• INFECTION: Is the invasion and multiplication of microorganisms such as bacteria, viruses, and parasites that are not normally present within the body. Due to impairment of bacterial elimination via lymphatics, chronic lymphedema is predisposed to infections as DLA (Infectious Cellulitis). Read more about Infectious Cellulitis and lymphedema here.
  • SWELLING: Is an abnormal bodily or localized volume enlargement. Swelling may cause pain and limit how well the affected area moves. Swelling in Lymphedma is caused by lymph fluid build-up in arms and legs, but can also happen in other parts or whole body as well. 
  • FLUID BUILD-UP AND RETENTION: Is seen as swelling in one or more parts of the body where fluid gets trapped. Symptoms of fluid build-up include aching limbs or joints.
  • OEDEMA: Is a symptom, not a disease. It is the swelling of soft tissues as a result of excess fluid accumulation. It can be a general or isolated body site, but most affects arms and legs, and is called peripheral oedema. Common signs include a sensation of tautness and pain in the surrounding area. Oedema is often most prominent at the end of the day because fluid pools while people maintain an upright position. In blood venous disease the swelling usually goes down when in reclined position, but this is not the case regarding chronic lymphedema, the swelling normally persists even after extended periods of bed rest.
  • PAIN: Is an unpleasant sensation that can range from mild and diffused area, to localized discomfort and agony. Pain has both physical and emotional components. The physical part of pain results from nerve fibber stimulation that carry impulses to the brain. In lymphedema, studies have reported pain as a common symptom. Theories suggest that the stimulation of sensory nerves resulting from the increased lymph pressure due to the congestion, may cause pain, and that the congestion may also produce pain due to the tension forces upon the subcutaneous tissue.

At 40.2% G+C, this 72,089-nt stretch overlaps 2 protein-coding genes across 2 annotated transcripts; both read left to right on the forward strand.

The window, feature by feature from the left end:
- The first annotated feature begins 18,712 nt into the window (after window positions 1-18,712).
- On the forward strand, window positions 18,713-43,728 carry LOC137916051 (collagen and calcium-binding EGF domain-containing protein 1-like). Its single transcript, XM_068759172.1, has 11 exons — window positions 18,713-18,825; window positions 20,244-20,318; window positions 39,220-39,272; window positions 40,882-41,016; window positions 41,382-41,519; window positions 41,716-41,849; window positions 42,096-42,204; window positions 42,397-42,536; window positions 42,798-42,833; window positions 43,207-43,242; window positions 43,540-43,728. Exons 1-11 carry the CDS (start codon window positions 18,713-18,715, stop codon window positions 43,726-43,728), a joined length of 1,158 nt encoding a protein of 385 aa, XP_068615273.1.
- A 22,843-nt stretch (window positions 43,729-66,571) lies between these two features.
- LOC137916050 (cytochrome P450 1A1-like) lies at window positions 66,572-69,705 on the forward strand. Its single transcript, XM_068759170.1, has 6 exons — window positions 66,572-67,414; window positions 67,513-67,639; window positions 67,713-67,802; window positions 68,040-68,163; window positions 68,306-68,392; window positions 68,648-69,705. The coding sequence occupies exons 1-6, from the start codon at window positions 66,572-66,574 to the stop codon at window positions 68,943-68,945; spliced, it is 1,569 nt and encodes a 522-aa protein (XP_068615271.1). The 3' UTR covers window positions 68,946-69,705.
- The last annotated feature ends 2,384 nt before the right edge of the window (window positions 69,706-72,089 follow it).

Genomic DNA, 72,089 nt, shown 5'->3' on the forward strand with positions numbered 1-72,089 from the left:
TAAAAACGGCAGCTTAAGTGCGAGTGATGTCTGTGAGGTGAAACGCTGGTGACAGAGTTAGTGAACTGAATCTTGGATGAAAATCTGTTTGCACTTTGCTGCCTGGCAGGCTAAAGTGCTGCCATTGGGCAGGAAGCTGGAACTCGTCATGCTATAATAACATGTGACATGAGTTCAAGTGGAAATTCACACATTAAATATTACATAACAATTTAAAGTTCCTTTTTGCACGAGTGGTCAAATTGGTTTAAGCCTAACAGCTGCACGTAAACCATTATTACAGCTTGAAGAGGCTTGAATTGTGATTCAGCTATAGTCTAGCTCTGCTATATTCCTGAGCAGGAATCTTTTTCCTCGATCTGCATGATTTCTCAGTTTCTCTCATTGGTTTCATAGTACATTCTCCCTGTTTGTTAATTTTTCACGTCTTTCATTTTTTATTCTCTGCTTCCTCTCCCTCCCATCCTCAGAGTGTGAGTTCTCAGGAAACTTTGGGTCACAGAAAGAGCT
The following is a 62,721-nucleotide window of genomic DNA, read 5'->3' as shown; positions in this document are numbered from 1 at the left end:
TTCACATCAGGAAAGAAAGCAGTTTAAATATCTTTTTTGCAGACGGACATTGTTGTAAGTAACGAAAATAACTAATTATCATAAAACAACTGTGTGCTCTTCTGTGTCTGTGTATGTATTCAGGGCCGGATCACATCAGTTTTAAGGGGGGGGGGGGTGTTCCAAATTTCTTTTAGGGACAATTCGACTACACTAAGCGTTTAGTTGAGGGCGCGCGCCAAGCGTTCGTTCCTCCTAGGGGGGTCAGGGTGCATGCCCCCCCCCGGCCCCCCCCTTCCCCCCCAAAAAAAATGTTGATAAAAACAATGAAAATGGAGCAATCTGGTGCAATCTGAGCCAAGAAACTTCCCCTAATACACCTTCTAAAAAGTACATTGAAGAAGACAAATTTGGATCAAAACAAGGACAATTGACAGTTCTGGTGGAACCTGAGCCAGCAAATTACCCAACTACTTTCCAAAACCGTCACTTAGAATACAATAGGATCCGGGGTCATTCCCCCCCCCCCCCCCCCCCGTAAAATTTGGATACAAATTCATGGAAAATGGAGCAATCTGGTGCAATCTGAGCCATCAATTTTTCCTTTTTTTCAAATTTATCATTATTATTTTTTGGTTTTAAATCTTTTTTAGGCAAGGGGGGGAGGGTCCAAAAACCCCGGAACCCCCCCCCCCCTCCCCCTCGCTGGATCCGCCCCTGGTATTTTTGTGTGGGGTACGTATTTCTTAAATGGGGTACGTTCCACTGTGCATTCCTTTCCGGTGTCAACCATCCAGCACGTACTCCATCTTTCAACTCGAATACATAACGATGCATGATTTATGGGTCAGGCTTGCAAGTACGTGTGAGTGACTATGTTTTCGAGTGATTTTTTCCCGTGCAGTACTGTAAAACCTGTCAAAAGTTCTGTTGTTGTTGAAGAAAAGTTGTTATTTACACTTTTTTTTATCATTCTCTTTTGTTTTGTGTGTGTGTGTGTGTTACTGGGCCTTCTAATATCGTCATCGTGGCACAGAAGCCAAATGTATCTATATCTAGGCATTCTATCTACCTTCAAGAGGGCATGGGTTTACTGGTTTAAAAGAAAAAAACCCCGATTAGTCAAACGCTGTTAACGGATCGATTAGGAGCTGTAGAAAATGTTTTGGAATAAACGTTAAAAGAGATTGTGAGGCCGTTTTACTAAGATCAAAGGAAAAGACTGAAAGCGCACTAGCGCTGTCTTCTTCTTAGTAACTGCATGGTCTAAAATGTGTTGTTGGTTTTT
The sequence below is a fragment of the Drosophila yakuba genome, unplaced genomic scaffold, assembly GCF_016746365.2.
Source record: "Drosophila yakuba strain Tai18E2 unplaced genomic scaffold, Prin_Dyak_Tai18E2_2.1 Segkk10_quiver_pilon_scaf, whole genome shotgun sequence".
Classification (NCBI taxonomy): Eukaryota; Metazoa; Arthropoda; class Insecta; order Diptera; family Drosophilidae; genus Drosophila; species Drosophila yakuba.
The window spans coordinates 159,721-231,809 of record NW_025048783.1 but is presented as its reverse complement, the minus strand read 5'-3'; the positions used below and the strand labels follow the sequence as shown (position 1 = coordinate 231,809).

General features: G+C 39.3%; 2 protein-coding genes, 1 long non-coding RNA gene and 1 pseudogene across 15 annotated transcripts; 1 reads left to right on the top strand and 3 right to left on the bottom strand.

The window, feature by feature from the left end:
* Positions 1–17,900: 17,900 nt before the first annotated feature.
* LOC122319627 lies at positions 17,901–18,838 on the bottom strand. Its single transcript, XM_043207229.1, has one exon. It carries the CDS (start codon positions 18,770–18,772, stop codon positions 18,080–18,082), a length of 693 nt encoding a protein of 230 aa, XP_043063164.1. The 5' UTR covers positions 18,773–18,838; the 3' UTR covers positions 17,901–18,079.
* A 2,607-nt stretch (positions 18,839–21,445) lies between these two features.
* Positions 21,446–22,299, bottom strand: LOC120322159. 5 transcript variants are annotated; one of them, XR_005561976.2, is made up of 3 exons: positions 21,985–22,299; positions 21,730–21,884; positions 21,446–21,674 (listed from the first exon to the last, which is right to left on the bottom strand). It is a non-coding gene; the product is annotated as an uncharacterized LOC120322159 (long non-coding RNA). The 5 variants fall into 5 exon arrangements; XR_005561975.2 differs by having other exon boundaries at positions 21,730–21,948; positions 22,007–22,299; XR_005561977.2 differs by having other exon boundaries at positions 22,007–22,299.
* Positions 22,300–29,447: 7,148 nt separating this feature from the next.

• ACHE / ACHENESS: Is to suffer a usually dull persistent continuous pain, as opposed to sharp pangs or twinges. An ache can be either dull and constant. In lymphedema, symptoms include discomfort or aching in the affected limb. DULL PAIN is a deep ache felt in an area, but typically doesn't stop you from daily activities / Dull pain is usually a bearable but long-term pain.
  • PHYSICAL AND FUNCTIONAL IMPAIRMENTS: Is the disability that limits a person's capacity to move, coordinate actions, or perform activities. In lymphedema, chronic progressive swelling leads to limb heaviness, pain and recurrent infections, significantly decreasing quality of life and limiting how well the affected area moves. Lymphedema in the context of disability, is consequence of an organic impairment, that also produces a consequent physical and functional limitation due to the oedema. Read more about disability and lymphedema here.